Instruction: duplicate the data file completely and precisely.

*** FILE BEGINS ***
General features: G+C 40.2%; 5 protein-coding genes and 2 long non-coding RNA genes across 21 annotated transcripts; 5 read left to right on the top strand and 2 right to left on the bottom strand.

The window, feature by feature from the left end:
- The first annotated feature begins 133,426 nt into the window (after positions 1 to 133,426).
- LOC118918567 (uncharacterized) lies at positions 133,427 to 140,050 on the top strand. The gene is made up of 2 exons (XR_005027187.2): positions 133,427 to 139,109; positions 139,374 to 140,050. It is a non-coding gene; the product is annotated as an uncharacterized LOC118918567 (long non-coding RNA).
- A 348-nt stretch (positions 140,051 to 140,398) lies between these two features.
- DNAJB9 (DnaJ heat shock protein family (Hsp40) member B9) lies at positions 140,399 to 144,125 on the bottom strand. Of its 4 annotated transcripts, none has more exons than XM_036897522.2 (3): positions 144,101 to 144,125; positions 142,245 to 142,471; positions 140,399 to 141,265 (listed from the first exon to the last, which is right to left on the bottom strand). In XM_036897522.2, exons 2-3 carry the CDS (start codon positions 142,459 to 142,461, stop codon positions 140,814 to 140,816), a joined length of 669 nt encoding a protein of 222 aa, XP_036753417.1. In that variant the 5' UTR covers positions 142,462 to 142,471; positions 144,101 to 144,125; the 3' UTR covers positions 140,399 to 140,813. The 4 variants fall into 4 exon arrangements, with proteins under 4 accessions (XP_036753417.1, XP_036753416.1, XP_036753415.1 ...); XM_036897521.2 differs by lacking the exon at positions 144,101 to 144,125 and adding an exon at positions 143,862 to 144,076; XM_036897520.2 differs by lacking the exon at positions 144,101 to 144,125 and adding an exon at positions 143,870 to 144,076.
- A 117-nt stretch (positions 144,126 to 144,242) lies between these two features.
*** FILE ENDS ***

General features: G+C 40.2%; 5 protein-coding genes and 2 long non-coding RNA genes across 21 annotated transcripts; 5 read left to right on the top strand and 2 right to left on the bottom strand.

The window, feature by feature from the left end:
- The first annotated feature begins 133,426 nt into the window (after positions 1 to 133,426).
- LOC118918567 (uncharacterized) lies at positions 133,427 to 140,050 on the top strand. The gene is made up of 2 exons (XR_005027187.2): positions 133,427 to 139,109; positions 139,374 to 140,050. It is a non-coding gene; the product is annotated as an uncharacterized LOC118918567 (long non-coding RNA).
- A 348-nt stretch (positions 140,051 to 140,398) lies between these two features.
- DNAJB9 (DnaJ heat shock protein family (Hsp40) member B9) lies at positions 140,399 to 144,125 on the bottom strand. Of its 4 annotated transcripts, none has more exons than XM_036897522.2 (3): positions 144,101 to 144,125; positions 142,245 to 142,471; positions 140,399 to 141,265 (listed from the first exon to the last, which is right to left on the bottom strand). In XM_036897522.2, exons 2-3 carry the CDS (start codon positions 142,459 to 142,461, stop codon positions 140,814 to 140,816), a joined length of 669 nt encoding a protein of 222 aa, XP_036753417.1. In that variant the 5' UTR covers positions 142,462 to 142,471; positions 144,101 to 144,125; the 3' UTR covers positions 140,399 to 140,813. The 4 variants fall into 4 exon arrangements, with proteins under 4 accessions (XP_036753417.1, XP_036753416.1, XP_036753415.1 ...); XM_036897521.2 differs by lacking the exon at positions 144,101 to 144,125 and adding an exon at positions 143,862 to 144,076; XM_036897520.2 differs by lacking the exon at positions 144,101 to 144,125 and adding an exon at positions 143,870 to 144,076.
- A 117-nt stretch (positions 144,126 to 144,242) lies between these two features.